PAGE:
"El Diablo" started with a strong first issue -- and with Phil Hester's artwork, the comic has looked damn good every issue -- but the story seemed to fall into a predictable rut halfway through the series. Gang member Chato (as El Diablo) would continue his quest for revenge (in the handy-dandy position of a spirit of vengeance) against those who betrayed him, and a nemesis called "Vorpal" was meanwhile searching for Chato. So it became like a cat and mouse game, with a couple of felines headed toward an inevitable showdown in the back alleys of the supernatural world.
And that was all fine, and told with skill, but it wasn't anything exceptional.
"El Diablo" #5, though, redirects the story, and throws my preconceptions out the window. Now I have no idea how the cat and mouse game will play out, and things have definitely taken a turn for the weird, and that makes for good reading.
Writer Jai Nitz does something else in this issue besides throw a curve at the reader: he brings in the post-"Infinite Crisis" version of the Freedom Fighters and writes them better than they've been written in any of their own series. The Freedom Fighters are a strange sight in a comic like this. "El Diablo," is, of course, a DC western concept, and even in this superhero incarnation it has maintained a kind of gritty postmodern western flavor, and the Freedom Fighters are patriotically garbed national heroes of substantial gaudiness.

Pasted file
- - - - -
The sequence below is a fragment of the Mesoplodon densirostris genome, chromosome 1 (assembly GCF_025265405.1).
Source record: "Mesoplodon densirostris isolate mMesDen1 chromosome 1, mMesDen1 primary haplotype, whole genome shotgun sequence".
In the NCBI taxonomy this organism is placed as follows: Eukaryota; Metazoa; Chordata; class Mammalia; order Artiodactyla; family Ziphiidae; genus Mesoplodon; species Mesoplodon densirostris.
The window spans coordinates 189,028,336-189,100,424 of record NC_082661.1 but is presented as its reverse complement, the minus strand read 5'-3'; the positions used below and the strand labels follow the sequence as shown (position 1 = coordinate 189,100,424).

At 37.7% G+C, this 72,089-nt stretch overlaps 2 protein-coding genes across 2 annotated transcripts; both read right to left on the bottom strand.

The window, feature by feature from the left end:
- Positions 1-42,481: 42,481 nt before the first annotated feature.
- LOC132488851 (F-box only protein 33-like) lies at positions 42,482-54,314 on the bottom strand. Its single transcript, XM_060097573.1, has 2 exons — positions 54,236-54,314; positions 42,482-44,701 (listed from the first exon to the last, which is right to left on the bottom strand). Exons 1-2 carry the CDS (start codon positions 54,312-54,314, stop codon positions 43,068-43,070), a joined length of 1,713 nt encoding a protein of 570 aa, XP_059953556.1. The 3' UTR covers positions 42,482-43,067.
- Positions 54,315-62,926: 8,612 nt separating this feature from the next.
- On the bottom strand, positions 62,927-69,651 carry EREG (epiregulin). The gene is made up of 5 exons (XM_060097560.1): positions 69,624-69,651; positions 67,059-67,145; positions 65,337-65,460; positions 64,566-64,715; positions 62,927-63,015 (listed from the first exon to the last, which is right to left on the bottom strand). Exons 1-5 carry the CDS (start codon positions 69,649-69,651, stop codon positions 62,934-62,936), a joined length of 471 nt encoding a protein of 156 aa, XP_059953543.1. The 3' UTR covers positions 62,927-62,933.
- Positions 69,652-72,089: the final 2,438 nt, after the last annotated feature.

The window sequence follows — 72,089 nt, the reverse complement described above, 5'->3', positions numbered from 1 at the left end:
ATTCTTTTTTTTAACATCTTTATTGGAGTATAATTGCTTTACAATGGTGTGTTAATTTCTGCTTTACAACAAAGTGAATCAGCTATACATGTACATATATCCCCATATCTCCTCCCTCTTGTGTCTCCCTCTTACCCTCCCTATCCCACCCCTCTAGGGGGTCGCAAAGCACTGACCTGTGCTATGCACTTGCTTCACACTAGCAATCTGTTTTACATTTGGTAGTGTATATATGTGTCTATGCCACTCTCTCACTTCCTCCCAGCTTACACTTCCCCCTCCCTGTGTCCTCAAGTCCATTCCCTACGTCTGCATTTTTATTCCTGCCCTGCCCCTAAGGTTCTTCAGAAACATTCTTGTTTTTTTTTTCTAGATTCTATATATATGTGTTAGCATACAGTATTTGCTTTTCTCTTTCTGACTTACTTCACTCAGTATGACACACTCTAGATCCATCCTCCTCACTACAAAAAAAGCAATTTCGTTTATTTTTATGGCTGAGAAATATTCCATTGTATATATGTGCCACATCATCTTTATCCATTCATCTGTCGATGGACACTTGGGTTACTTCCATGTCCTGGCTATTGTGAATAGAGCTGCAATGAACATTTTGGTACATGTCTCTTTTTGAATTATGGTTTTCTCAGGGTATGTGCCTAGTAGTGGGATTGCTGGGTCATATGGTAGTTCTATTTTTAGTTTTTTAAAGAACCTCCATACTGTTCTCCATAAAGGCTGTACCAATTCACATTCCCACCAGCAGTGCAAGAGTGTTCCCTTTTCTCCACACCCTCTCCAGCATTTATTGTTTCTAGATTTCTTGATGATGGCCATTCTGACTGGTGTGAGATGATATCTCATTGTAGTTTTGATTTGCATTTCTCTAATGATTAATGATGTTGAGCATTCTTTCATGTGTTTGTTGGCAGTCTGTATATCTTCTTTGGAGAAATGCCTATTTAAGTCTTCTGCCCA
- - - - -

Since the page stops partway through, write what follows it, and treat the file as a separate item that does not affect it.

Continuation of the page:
But it's that contrast that makes their appearance work so well, and Nitz doesn't hesitate to challenge the patriotic foundations of the team, especially the embodiment of America known as Uncle Sam. "The spirit of America has an ocean of blood on its hands," says El Diablo. When Sam gives him the flying fists of the American dream and calls El Diablo on his own sins, he gets this reply: "You're the surface of the American dream, but I'm the guts." It's dialogue that challenges both characters self-concept as they battle, and it's nice to see that the resolution isn't neatly resolved. The core of America must include the old-fashioned, sleeves-rolled-up determination of Uncle Sam, but the back-alley hardscrabble success of El Diablo is just as essential. And though the Sam/Diablo confrontation isn't central to the plot of the series, it's central to the implicit themes of the series, and it works perfectly.
The issue ends with a radical shift to the El Diablo status quo, and as this series races towards its conclusion next issue, one wonders what kind of El Diablo will remain standing in the end. After four issues of world building, Nitz has unleashed an earthquake, and "El Diablo" may well end as powerfully as it began.